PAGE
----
Nostalgia for Marine Industrie comes to the surface in Sorel-Tracy when we talk about the Davie shipyard. In this town in the Montérégie, the construction of icebreakers in Quebec territory represents an opportunity to reconnect with what was once its economic backbone: shipbuilding.

We will not start building ships again on the banks of the Richelieu River, concedes the mayor of the municipality, Patrick Péloquin, in an interview with La Presse. But “sides”, such as parts of cabins, gangways and other parts that go into making the many modules needed to design a ship, it is possible, believes the politician.

“The ecosystem that existed around Marine Industrie still exists,” says Mr. Péloquin. The companies that were around still exist, but they have turned to something else. »

Davie’s inclusion in the National Shipbuilding Strategy (SNCN) has “ringed bells” in Sorel-Tracy, says its mayor. The City quickly realized that it could benefit from the $8.5 billion in potential contracts that could come from Ottawa for the construction of seven icebreakers for the Canadian Coast Guard.

Mr. Péloquin is also part of the European trade mission organized by the Association of Suppliers of Chantier Davie Canada, which runs until Friday. Before taking off, he gave an overview of his ambitions in the company of David Plasse, General Manager of Economic Development Pierre-De Saurel, as well as Nancy Annie Léveillée, Director of the Société des parcs Industriels Sorel-Tracy.

“We have approximately six million feet available – notably in the Ludger-Simard industrial park, where Marine Industrie was once located – for industrial development, points out Mr. Péloquin. We are between Montreal, Trois-Rivières and Quebec/Lévis. What sets us apart is that in maritime construction, we are sometimes in oversized parts. Transport must be by water. And we have the infrastructure. »

The shipyard where Marine Industrie was located started up in the late 1930s. Located on the Richelieu River, near the St. Lawrence River, the site experienced its heyday after the Second World War, when some 10,000 people worked there.

After changing ownership in the 1970s, the shipyard stopped building ships in 1988, resulting in the loss of over 1,500 jobs. The company disappeared for good in 1991.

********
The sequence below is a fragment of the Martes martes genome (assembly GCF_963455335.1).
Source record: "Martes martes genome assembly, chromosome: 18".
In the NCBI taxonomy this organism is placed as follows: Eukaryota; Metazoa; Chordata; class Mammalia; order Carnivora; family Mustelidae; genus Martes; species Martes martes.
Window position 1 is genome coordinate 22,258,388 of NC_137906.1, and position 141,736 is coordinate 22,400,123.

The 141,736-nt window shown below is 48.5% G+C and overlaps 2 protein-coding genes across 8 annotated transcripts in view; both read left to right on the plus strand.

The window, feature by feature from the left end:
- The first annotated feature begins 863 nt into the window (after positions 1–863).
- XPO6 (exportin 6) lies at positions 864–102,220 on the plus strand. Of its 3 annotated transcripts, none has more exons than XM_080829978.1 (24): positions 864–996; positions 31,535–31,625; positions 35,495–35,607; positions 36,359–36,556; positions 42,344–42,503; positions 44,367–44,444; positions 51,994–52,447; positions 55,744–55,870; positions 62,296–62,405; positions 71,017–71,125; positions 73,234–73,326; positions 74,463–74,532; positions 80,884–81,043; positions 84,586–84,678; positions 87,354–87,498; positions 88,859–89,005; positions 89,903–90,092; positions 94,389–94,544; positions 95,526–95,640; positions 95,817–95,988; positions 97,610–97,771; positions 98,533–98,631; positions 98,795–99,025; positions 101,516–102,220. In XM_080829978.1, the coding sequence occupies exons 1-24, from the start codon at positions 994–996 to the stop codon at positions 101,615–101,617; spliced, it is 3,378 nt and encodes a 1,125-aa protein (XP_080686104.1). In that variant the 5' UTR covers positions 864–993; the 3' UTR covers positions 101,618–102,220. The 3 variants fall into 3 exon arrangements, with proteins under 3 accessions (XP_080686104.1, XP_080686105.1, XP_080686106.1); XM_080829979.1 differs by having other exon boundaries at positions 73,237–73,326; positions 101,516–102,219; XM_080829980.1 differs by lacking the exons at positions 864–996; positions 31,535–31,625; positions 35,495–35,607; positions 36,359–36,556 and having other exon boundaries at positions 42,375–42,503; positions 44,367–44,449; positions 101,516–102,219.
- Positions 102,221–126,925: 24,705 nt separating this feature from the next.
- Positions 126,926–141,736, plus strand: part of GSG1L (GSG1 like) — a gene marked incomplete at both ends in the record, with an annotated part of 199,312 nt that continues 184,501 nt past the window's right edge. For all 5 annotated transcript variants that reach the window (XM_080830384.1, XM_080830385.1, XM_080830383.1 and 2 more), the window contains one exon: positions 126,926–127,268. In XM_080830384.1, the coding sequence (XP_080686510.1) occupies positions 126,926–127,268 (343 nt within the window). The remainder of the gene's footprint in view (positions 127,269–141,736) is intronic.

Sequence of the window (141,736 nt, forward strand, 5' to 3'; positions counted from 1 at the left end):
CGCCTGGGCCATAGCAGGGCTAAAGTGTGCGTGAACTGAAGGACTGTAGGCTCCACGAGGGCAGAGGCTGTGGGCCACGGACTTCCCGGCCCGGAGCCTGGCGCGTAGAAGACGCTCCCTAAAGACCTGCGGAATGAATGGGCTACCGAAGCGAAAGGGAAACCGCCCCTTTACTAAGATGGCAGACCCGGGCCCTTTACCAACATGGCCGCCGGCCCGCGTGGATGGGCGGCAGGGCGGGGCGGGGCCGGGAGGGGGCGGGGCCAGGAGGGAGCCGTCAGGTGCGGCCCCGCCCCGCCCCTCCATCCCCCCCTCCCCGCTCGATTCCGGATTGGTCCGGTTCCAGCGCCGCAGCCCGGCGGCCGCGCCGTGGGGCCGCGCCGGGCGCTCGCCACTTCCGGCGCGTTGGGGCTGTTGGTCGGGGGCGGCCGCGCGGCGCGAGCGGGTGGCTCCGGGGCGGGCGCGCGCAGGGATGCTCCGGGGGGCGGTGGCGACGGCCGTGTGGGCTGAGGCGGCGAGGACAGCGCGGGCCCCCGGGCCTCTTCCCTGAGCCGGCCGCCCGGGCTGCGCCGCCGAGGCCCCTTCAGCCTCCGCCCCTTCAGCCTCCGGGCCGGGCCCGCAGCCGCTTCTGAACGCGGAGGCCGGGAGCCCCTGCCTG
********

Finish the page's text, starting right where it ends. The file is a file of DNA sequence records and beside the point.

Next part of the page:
“It was a big drama in the region when everything stopped,” recalls Mr. Péloquin. At some point in the town’s history, Marine Industrie employed half of the workers here. »

In recent weeks, the possibility of seeing the shipbuilding sector generate spinoffs in Sorel-Tracy has emerged.

“If it had been said a few years ago that the region’s economic boom could come from shipbuilding, no one would have believed us. »

In addition to the industrial land available and the port infrastructure that is still present, Sorel-Tracy also has private railway lines that provide access to the network of the Canadian National Railway Company (CN).

It is these assets that Mr. Péloquin wants to dangle on the Old Continent to European companies interested in being part of the Davie shipyard supply chain.

“Parts [of icebreakers] must be produced in Canada,” said the politician. I do not hide it: for us, there is also a recruitment mission for companies that would like to participate in the federal strategy. A French company could not produce parts in France and ship them to Canada. They should come and stay with us. »

Mr. Péloquin says he does not want to outdo Lévis and the surrounding area when it comes to Chantier Davie’s supply chain. He believes that his city can play a complementary role. In an interview with La Presse, the mayor of Lévis, Gilles Lehouillier, had also indicated that he was cramped in his municipality in terms of industrial land.

Shipbuilding is still generating spillovers in Sorel-Tracy, but these are flying under the radar. According to Développement économique Pierre-De Saurel, Acier Richelieu manufactures “small parts” of ships for companies like Groupe CSL, Fednav and Groupe Desgagnés.